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  • Writer's pictureLinda Campbell

Understanding Epigenetics and Intergenerational Transmission of Trauma

When discussing how our minds are programmed to hold certain beliefs, we often focus on events that happen after we are born. We consider the messages we receive from parents and significant others, and how these messages shape our perceptions during vulnerable periods in our lives. However, the truth is that we can be affected by events that occur even before birth. This influence can manifest in several ways, particularly through the intergenerational transmission of trauma and the principles of epigenetics.

Intergenerational Transmission of Trauma

Intergenerational transmission of trauma refers to the phenomenon where trauma experienced by one generation affects the psychological well-being of subsequent generations. Parents pass on their stories, coping mechanisms, and warnings to their children, who internalize these messages without questioning them. A parent with unresolved trauma may also treat their child differently, impacting the child’s development.

In his work "Intergenerational Transmission of Trauma: An Introduction for the Clinician," Charles Portney, MD, highlights how parents suffering from PTSD often exhibit symptoms such as traumatic reliving, emotional numbing, and dissociation. These symptoms can impede a child's ability to develop a sense of safety and predictability in the world. Such parents may struggle to model a healthy sense of identity, autonomy, and self-soothing mechanisms, often reacting catastrophically to life’s challenges. Consequently, the parent's high levels of anxiety can significantly interfere with the child's developmental progress.

Some researchers suggest that it’s not just the psychological environment but also biological factors at play. Rachel Yehuda of the Icahn School of Medicine at Mount Sinai studied the children of Holocaust survivors and found lower baseline levels of the stress hormone cortisol and distinctive patterns of DNA methylation, an epigenetic marker. While Yehuda cautioned against concluding that trauma causes heritable changes, her research indicates a biological component to how trauma may be passed down.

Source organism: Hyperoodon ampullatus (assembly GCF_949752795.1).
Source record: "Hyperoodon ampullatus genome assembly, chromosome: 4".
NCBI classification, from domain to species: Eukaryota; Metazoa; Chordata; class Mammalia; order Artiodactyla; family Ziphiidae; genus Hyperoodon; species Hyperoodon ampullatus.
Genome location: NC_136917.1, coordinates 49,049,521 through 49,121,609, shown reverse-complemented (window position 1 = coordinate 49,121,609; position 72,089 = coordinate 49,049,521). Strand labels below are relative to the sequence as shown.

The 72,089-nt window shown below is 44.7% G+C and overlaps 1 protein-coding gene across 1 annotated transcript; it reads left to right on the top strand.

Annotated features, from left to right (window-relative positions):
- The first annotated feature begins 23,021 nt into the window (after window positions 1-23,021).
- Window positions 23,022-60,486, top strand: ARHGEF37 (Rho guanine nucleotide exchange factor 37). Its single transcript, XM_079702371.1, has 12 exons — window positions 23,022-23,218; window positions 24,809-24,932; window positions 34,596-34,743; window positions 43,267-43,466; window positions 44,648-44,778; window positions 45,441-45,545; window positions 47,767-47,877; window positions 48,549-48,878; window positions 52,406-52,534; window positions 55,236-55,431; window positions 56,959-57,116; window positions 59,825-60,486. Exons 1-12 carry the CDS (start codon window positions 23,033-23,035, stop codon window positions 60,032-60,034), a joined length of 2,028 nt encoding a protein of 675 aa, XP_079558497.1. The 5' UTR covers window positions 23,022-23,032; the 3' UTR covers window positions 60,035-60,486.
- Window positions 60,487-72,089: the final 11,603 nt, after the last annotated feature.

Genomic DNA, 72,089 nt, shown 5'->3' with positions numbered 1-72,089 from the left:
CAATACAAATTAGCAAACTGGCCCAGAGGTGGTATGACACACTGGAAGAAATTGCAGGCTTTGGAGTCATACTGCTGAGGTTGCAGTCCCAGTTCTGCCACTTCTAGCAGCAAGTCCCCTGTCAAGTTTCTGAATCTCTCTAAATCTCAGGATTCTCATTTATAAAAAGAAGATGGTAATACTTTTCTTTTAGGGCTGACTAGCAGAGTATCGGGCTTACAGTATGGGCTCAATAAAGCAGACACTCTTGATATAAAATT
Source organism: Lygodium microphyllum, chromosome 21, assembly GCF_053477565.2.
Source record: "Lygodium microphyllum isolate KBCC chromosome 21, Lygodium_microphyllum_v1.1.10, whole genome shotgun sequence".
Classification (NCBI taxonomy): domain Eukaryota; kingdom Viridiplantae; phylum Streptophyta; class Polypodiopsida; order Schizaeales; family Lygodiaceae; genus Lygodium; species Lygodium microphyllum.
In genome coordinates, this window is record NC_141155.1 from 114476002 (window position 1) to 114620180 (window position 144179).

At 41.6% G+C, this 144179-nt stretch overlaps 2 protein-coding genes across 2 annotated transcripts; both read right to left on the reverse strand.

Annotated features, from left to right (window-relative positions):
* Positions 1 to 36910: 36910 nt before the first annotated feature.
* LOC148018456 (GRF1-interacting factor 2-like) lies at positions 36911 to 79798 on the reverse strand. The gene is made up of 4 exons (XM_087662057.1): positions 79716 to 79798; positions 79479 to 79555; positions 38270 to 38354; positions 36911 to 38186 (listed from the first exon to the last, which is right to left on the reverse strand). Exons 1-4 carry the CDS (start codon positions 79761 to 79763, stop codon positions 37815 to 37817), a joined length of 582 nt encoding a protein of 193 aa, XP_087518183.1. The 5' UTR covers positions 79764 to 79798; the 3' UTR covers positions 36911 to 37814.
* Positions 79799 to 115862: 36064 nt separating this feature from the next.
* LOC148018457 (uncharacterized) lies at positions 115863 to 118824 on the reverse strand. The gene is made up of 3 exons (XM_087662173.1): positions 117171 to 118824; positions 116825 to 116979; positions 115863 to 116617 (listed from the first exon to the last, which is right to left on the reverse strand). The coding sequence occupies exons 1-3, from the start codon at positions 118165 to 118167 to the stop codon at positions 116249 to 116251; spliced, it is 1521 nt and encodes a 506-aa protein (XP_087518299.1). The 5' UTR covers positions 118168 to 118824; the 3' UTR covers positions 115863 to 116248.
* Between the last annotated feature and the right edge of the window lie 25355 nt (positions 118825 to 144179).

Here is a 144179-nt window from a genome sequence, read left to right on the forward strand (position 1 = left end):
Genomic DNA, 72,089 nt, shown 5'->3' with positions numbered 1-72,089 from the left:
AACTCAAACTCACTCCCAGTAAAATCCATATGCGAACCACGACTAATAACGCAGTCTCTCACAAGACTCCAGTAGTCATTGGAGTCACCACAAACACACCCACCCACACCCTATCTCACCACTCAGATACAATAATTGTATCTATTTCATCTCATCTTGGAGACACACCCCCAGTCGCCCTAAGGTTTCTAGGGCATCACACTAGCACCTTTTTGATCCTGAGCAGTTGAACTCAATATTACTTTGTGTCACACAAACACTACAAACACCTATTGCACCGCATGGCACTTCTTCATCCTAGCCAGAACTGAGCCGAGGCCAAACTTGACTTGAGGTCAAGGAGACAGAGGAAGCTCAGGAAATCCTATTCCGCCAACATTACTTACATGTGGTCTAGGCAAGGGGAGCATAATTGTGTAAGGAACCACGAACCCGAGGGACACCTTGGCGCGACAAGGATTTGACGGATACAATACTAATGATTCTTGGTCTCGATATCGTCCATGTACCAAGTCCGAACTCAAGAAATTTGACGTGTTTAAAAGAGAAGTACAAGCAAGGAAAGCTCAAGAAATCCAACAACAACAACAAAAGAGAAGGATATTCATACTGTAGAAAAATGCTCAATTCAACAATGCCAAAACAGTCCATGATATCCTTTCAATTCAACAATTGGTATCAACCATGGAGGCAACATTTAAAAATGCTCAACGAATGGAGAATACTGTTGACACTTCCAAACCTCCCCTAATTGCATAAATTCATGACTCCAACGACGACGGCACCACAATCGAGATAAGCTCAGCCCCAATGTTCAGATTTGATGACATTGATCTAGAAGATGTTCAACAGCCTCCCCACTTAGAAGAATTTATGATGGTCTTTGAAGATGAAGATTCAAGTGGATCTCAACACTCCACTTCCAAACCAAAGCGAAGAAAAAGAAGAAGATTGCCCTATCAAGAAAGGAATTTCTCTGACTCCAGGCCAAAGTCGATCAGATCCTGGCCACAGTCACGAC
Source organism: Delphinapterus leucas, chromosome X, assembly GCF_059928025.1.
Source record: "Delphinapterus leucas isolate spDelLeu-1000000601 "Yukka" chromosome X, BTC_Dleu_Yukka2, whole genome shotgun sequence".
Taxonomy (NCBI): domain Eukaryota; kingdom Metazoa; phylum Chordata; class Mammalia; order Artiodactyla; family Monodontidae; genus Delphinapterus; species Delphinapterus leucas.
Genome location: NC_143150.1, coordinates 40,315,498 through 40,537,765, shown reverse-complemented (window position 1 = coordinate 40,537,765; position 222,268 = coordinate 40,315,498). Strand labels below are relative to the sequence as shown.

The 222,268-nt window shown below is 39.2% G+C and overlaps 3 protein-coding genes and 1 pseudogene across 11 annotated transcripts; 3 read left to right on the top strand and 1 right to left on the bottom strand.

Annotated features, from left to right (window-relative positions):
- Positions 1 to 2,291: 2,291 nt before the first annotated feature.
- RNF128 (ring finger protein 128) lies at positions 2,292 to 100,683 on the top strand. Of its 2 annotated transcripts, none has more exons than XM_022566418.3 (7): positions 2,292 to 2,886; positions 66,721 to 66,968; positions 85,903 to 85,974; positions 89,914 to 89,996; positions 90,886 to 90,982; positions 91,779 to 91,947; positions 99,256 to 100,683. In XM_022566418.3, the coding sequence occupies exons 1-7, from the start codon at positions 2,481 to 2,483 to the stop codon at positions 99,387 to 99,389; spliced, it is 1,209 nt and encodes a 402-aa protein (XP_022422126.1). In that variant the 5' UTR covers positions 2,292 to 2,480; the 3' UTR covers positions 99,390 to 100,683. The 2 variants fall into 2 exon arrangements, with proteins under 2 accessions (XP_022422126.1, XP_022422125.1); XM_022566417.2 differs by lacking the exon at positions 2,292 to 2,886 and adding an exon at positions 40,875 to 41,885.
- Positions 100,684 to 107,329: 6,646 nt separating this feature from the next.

Regardless of whether the transmission is primarily biological or psychological, the evidence shows that traumatized parents pass their trauma to their children in one form or another.


Epigenetics is the study of how environmental factors can influence gene expression without altering the DNA sequence. This science shows that our environment, including the womb environment, can significantly impact gene expression and development.

Research on babies and children of mothers who have experienced anxiety or trauma indicates that the in utero environment affects the child’s development. When a mother is stressed or anxious, she releases hormones like adrenaline and cortisol, which are transmitted to the baby via the placenta. These hormones can affect the baby’s heart rate, birth weight, gestational age, and predisposition to aggression, anxiety, depression, hyperactivity, autism, and learning and attention difficulties.

Dr. Bruce Lipton, a cell biologist and neuroscientist, emphasizes that “parents are genetic engineers.” He explains that a baby develops in response to the mother’s perception of her environment. If the mother perceives her world as dangerous, the baby’s development adapts to prepare for a threatening world, resulting in heightened stress responses and reactivity.

Importantly, it is the mother’s perception, not necessarily the reality, that shapes these responses. If a mother perceives danger, her body reacts by releasing fight-or-flight chemicals, which influence the baby's development both in the womb and after birth.

Fathers also play a role. If the father’s behavior contributes to the mother’s feelings of threat or danger, it can negatively impact the baby’s development.

The Multi-Generational Impact

There is another intriguing aspect to consider. Female babies are born with all the eggs they will ever produce, meaning these eggs are present even before birth. Therefore, the experiences of a grandmother can impact her daughter and, by extension, her granddaughter. This multi-generational influence suggests that we are affected by the emotions and experiences of our ancestors long before we are born.

Our beliefs and behaviors are shaped not only by our experiences after birth but also by the experiences of our parents and even our grandparents. The intergenerational transmission of trauma and the science of epigenetics highlight the profound and lasting impact of these early influences. Understanding these factors can help us better address and heal from inherited trauma, offering a more comprehensive approach to mental health and well-being.

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